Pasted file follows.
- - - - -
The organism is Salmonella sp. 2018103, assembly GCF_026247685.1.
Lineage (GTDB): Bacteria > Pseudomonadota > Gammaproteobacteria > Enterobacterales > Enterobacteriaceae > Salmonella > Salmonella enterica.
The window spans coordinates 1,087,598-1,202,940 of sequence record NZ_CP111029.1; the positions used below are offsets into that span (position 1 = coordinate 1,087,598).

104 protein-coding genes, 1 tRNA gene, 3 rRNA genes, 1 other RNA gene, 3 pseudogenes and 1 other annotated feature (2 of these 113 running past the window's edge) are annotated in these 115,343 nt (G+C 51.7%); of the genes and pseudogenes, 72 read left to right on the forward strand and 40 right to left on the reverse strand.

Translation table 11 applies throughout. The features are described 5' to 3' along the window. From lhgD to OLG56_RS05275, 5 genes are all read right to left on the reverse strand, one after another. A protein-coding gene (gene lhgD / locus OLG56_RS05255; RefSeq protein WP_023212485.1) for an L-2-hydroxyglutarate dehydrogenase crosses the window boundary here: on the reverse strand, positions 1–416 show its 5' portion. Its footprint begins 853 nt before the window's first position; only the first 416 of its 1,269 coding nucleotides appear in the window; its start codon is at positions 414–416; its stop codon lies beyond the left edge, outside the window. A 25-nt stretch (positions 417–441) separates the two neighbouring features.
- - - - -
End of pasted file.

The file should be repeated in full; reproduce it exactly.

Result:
The organism is Salmonella sp. 2018103, assembly GCF_026247685.1.
Lineage (GTDB): Bacteria > Pseudomonadota > Gammaproteobacteria > Enterobacterales > Enterobacteriaceae > Salmonella > Salmonella enterica.
The window spans coordinates 1,087,598-1,202,940 of sequence record NZ_CP111029.1; the positions used below are offsets into that span (position 1 = coordinate 1,087,598).

104 protein-coding genes, 1 tRNA gene, 3 rRNA genes, 1 other RNA gene, 3 pseudogenes and 1 other annotated feature (2 of these 113 running past the window's edge) are annotated in these 115,343 nt (G+C 51.7%); of the genes and pseudogenes, 72 read left to right on the forward strand and 40 right to left on the reverse strand.

Translation table 11 applies throughout. The features are described 5' to 3' along the window. From lhgD to OLG56_RS05275, 5 genes are all read right to left on the reverse strand, one after another. A protein-coding gene (gene lhgD / locus OLG56_RS05255; RefSeq protein WP_023212485.1) for an L-2-hydroxyglutarate dehydrogenase crosses the window boundary here: on the reverse strand, positions 1–416 show its 5' portion. Its footprint begins 853 nt before the window's first position; only the first 416 of its 1,269 coding nucleotides appear in the window; its start codon is at positions 414–416; its stop codon lies beyond the left edge, outside the window. A 25-nt stretch (positions 417–441) separates the two neighbouring features.